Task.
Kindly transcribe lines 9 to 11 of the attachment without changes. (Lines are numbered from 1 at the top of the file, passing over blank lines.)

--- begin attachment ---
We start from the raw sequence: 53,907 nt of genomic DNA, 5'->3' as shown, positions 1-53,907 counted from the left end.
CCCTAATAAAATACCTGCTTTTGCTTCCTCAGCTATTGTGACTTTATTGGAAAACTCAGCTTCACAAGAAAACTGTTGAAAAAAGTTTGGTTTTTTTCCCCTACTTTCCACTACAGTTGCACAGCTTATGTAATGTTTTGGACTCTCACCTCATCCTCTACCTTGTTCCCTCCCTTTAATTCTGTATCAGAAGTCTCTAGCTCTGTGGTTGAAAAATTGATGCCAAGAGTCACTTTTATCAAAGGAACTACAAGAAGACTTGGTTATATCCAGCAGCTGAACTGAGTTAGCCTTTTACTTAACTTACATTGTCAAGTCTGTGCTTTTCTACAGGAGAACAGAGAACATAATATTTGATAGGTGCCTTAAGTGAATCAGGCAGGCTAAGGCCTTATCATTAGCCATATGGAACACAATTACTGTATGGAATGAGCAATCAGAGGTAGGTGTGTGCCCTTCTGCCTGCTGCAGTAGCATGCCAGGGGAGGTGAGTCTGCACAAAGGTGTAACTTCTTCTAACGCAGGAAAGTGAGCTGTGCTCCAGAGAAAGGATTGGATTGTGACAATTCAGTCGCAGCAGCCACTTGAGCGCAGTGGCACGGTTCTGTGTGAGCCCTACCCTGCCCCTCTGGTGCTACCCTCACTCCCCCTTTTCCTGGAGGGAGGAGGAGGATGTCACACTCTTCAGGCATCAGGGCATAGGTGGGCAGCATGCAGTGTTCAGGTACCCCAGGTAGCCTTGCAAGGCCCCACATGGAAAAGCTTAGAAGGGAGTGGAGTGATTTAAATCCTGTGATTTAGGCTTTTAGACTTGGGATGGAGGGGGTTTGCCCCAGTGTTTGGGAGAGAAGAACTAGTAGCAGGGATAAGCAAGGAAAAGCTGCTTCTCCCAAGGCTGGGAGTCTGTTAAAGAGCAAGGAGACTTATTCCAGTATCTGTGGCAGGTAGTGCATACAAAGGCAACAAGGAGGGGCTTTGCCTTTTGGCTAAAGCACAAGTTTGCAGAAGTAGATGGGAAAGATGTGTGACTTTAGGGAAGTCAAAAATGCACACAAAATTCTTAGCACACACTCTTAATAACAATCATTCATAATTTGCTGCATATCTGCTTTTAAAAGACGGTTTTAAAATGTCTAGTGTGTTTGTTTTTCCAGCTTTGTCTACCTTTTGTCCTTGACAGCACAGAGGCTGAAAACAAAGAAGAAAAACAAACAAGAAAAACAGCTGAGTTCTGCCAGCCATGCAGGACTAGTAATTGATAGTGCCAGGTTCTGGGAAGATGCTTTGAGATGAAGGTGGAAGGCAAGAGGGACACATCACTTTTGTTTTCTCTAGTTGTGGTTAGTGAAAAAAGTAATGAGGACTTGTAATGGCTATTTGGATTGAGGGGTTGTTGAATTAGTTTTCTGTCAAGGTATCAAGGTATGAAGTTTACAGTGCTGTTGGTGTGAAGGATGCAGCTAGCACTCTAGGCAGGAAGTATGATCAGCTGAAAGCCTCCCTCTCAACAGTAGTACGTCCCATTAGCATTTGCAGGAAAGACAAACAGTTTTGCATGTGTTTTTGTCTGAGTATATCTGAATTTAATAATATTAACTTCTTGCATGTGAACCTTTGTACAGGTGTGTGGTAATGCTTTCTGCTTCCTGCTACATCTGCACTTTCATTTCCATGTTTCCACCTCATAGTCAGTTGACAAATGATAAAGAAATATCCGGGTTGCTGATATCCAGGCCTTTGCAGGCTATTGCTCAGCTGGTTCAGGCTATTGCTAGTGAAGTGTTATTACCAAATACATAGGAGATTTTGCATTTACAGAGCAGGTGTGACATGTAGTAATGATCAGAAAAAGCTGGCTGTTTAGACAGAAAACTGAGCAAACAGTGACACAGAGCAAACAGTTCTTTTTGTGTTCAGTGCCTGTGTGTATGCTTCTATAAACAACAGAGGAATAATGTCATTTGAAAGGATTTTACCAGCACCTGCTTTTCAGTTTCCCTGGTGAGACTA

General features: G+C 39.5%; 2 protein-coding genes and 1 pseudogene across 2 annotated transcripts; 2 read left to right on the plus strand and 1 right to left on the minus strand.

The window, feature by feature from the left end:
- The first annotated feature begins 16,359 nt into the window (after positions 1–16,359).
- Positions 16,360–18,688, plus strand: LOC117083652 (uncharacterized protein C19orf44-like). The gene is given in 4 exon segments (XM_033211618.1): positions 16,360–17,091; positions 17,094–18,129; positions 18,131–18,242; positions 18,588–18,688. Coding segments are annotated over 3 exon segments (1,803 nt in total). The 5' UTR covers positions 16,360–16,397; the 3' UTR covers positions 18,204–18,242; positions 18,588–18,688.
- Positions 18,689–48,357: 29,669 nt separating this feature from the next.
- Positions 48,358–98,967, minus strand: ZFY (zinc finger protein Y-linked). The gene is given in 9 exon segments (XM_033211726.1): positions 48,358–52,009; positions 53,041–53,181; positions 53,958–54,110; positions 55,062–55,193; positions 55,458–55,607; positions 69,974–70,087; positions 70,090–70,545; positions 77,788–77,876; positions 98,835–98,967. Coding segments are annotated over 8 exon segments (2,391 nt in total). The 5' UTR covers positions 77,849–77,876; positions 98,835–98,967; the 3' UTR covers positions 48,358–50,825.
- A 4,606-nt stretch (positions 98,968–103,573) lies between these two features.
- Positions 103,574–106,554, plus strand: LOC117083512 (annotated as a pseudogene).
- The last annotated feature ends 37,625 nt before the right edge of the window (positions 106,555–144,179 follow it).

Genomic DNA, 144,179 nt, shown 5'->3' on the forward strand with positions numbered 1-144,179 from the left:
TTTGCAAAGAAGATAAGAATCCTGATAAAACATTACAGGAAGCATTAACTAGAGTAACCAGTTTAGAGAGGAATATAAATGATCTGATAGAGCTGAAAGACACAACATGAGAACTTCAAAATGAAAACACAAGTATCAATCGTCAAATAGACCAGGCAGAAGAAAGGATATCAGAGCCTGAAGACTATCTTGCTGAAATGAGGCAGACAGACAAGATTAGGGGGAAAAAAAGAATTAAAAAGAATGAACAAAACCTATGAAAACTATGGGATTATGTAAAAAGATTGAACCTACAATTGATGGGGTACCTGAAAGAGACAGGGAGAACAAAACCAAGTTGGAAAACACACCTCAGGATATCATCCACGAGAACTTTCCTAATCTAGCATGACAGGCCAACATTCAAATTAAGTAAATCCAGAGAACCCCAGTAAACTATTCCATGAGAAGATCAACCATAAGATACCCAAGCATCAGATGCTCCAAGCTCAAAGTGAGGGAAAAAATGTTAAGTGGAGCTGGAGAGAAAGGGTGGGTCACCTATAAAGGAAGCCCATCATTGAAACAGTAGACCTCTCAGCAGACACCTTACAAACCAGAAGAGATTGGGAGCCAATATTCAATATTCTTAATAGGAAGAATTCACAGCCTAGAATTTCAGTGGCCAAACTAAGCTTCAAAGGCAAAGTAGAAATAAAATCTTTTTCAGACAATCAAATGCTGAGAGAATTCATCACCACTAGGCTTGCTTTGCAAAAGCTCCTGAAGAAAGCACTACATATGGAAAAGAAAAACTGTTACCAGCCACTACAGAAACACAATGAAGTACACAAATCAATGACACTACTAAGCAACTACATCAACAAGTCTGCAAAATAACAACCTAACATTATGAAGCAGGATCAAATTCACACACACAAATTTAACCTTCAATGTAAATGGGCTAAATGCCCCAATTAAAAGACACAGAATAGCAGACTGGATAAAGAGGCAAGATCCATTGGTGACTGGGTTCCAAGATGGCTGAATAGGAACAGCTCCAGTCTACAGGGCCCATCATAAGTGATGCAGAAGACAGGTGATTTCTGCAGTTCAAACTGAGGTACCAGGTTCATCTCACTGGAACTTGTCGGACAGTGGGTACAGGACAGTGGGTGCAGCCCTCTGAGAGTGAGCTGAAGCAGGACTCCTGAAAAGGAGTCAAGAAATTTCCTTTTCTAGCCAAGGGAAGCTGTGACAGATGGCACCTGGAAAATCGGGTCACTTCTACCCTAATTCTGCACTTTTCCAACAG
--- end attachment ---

- A 4,606-nt stretch (positions 98,968–103,573) lies between these two features.
- Positions 103,574–106,554, plus strand: LOC117083512 (annotated as a pseudogene).
- The last annotated feature ends 37,625 nt before the right edge of the window (positions 106,555–144,179 follow it).